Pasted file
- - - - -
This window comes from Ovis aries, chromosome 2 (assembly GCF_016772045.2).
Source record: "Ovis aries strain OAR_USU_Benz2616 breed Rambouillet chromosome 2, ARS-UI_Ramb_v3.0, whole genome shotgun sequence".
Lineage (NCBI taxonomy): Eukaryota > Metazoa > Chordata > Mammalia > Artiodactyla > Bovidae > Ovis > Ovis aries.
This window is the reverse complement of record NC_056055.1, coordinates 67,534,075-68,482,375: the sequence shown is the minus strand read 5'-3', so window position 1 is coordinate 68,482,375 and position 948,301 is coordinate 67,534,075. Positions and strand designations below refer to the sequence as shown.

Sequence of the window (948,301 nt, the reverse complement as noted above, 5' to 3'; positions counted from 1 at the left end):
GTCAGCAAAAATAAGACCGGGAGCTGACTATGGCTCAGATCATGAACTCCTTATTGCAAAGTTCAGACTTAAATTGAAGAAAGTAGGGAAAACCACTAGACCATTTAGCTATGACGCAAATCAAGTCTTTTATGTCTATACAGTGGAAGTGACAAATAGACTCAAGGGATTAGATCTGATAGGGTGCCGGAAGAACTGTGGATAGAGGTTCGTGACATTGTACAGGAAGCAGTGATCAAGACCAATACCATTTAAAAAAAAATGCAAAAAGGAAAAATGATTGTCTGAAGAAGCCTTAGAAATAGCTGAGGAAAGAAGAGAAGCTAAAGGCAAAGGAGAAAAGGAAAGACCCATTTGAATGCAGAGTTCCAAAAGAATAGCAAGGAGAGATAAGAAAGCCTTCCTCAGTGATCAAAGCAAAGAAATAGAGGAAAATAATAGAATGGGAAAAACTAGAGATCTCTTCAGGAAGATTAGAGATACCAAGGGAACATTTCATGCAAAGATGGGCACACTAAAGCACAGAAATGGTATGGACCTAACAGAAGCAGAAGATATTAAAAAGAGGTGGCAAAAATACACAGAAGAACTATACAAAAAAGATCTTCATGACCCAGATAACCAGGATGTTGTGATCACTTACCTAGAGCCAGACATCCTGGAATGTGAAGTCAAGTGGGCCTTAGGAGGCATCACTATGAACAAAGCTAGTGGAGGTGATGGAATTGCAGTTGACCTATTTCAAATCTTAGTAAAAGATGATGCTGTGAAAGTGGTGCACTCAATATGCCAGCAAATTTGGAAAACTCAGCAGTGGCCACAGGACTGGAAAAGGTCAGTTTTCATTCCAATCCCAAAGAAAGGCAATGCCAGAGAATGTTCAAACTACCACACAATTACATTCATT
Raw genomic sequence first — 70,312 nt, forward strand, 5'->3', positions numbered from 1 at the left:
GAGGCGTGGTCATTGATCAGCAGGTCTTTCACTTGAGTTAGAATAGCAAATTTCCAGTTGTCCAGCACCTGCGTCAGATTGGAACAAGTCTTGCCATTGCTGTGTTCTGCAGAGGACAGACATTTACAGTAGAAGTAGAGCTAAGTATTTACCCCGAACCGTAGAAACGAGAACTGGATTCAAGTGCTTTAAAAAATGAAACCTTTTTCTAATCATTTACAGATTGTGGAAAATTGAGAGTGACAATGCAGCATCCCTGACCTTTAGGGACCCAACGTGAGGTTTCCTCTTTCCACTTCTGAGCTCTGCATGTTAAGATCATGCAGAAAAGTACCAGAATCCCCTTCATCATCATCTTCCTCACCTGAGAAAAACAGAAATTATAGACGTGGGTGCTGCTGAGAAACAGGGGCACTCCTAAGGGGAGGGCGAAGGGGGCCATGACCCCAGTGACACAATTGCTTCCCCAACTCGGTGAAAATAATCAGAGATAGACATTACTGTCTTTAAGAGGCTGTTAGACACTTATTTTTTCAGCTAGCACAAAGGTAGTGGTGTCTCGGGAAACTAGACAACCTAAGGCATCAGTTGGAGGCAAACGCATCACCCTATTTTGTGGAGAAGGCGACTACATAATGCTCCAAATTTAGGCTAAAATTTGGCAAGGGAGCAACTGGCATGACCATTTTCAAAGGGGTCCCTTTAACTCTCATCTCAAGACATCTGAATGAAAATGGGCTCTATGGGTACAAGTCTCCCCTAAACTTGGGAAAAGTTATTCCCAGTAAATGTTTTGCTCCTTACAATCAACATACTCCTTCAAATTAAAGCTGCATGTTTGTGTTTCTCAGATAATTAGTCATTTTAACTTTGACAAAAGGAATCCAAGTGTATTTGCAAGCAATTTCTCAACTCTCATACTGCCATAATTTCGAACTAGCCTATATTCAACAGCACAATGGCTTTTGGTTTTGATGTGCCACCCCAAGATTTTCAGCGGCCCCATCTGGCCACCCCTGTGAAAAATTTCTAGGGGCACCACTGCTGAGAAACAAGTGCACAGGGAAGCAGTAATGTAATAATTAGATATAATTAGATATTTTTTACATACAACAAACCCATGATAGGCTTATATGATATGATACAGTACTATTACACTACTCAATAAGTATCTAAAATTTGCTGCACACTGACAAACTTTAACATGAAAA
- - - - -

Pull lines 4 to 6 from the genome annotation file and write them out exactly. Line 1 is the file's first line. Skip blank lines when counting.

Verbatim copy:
This window is the reverse complement of record NC_056055.1, coordinates 67,534,075-68,482,375: the sequence shown is the minus strand read 5'-3', so window position 1 is coordinate 68,482,375 and position 948,301 is coordinate 67,534,075. Positions and strand designations below refer to the sequence as shown.

Sequence of the window (948,301 nt, the reverse complement as noted above, 5' to 3'; positions counted from 1 at the left end):
GTCAGCAAAAATAAGACCGGGAGCTGACTATGGCTCAGATCATGAACTCCTTATTGCAAAGTTCAGACTTAAATTGAAGAAAGTAGGGAAAACCACTAGACCATTTAGCTATGACGCAAATCAAGTCTTTTATGTCTATACAGTGGAAGTGACAAATAGACTCAAGGGATTAGATCTGATAGGGTGCCGGAAGAACTGTGGATAGAGGTTCGTGACATTGTACAGGAAGCAGTGATCAAGACCAATACCATTTAAAAAAAAATGCAAAAAGGAAAAATGATTGTCTGAAGAAGCCTTAGAAATAGCTGAGGAAAGAAGAGAAGCTAAAGGCAAAGGAGAAAAGGAAAGACCCATTTGAATGCAGAGTTCCAAAAGAATAGCAAGGAGAGATAAGAAAGCCTTCCTCAGTGATCAAAGCAAAGAAATAGAGGAAAATAATAGAATGGGAAAAACTAGAGATCTCTTCAGGAAGATTAGAGATACCAAGGGAACATTTCATGCAAAGATGGGCACACTAAAGCACAGAAATGGTATGGACCTAACAGAAGCAGAAGATATTAAAAAGAGGTGGCAAAAATACACAGAAGAACTATACAAAAAAGATCTTCATGACCCAGATAACCAGGATGTTGTGATCACTTACCTAGAGCCAGACATCCTGGAATGTGAAGTCAAGTGGGCCTTAGGAGGCATCACTATGAACAAAGCTAGTGGAGGTGATGGAATTGCAGTTGACCTATTTCAAATCTTAGTAAAAGATGATGCTGTGAAAGTGGTGCACTCAATATGCCAGCAAATTTGGAAAACTCAGCAGTGGCCACAGGACTGGAAAAGGTCAGTTTTCATTCCAATCCCAAAGAAAGGCAATGCCAGAGAATGTTCAAACTACCACACAATTACATTCATT